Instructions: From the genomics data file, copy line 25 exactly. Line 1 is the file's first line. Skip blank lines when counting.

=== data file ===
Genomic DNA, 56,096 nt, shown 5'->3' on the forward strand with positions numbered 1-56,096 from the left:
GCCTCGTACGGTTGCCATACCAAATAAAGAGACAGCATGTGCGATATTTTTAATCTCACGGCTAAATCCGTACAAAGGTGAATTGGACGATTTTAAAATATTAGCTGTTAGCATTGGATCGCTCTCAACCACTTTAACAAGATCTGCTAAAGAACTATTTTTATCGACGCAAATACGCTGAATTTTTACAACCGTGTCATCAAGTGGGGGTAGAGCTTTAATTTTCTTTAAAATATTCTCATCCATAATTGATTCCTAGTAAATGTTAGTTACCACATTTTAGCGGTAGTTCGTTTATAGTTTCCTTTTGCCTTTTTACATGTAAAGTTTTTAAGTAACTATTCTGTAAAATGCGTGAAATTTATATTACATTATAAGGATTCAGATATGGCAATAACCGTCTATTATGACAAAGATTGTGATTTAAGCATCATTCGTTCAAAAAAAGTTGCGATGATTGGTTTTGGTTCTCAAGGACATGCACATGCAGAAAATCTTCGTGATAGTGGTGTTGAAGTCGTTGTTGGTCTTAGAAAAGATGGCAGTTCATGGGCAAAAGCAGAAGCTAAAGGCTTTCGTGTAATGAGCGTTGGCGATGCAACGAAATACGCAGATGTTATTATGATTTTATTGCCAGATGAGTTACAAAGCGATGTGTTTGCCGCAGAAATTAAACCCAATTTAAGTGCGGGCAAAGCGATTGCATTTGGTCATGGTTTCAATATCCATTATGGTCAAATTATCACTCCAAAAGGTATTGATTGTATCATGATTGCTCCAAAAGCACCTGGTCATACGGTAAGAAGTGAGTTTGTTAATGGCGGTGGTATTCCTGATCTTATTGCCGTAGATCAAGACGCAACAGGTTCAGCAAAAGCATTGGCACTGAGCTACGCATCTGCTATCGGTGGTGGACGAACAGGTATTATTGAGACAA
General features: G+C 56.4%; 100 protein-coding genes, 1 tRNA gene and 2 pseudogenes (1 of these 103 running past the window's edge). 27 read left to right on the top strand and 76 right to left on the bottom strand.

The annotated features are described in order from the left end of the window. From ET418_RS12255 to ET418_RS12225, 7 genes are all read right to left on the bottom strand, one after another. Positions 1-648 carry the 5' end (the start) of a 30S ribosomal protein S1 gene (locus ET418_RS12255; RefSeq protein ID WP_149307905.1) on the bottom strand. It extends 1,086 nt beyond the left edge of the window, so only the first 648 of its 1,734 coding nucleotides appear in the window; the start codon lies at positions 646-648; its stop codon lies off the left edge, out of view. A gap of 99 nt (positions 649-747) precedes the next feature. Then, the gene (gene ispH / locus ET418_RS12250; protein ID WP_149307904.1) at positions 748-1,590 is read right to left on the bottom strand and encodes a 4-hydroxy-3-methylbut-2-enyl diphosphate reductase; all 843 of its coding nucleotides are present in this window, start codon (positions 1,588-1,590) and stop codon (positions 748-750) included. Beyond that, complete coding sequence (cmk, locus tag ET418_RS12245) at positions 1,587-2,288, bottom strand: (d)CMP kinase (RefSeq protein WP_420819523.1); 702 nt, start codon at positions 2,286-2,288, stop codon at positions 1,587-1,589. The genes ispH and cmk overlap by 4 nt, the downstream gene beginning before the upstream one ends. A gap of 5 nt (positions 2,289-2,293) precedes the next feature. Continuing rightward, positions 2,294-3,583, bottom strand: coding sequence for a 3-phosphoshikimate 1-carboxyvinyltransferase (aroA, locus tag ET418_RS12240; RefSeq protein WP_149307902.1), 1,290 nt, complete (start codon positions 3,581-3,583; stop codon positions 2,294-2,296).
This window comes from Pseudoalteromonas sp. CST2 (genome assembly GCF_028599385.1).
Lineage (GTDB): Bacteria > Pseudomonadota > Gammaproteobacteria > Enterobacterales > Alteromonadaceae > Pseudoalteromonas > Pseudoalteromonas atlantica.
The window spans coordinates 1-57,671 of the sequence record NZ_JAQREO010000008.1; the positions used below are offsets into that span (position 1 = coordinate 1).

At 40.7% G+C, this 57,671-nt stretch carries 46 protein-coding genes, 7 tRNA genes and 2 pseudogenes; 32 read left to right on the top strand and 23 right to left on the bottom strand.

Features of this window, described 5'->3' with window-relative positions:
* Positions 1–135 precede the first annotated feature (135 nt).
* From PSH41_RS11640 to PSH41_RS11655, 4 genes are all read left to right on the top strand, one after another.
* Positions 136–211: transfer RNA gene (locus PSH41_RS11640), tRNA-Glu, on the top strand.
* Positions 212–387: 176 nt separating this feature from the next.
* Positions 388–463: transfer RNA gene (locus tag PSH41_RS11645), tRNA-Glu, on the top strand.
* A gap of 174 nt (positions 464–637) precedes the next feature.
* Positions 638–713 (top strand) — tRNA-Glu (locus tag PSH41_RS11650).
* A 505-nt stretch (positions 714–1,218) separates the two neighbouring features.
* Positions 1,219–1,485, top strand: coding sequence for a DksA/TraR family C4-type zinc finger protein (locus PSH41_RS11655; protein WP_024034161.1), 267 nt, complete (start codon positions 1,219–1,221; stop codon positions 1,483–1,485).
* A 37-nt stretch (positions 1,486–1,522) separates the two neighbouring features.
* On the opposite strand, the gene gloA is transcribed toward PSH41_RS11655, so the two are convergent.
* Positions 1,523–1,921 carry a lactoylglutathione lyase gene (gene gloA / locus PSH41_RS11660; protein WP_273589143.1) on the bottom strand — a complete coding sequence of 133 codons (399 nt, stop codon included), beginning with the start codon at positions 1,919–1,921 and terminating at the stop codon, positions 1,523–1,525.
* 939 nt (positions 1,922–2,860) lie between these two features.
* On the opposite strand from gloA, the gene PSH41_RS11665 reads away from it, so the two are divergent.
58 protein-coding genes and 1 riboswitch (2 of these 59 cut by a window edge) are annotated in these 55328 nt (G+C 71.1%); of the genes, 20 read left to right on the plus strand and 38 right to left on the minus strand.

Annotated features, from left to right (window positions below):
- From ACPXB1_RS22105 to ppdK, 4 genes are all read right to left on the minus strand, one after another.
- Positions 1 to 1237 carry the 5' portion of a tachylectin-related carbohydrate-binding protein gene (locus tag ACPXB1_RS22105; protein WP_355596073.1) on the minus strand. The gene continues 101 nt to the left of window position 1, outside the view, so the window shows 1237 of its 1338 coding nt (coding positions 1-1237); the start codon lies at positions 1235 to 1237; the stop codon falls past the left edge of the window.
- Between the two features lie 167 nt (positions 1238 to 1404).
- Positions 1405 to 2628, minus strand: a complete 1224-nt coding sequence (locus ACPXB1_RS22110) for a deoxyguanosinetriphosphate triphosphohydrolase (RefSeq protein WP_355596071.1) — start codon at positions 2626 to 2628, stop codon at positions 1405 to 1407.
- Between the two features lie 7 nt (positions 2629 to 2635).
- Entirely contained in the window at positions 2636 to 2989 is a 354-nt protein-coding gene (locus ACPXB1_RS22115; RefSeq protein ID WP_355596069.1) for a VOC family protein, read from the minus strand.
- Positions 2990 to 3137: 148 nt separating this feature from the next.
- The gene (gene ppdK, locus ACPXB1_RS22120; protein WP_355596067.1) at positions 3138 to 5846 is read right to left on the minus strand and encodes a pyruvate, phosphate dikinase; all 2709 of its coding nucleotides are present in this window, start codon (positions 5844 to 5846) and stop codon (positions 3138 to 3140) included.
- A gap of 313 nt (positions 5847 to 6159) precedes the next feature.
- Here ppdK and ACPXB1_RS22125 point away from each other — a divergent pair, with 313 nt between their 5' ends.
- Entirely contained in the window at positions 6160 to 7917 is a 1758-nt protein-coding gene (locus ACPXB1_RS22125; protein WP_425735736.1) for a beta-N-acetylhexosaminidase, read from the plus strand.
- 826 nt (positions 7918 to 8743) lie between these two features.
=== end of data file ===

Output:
Annotated features, from left to right (window positions below):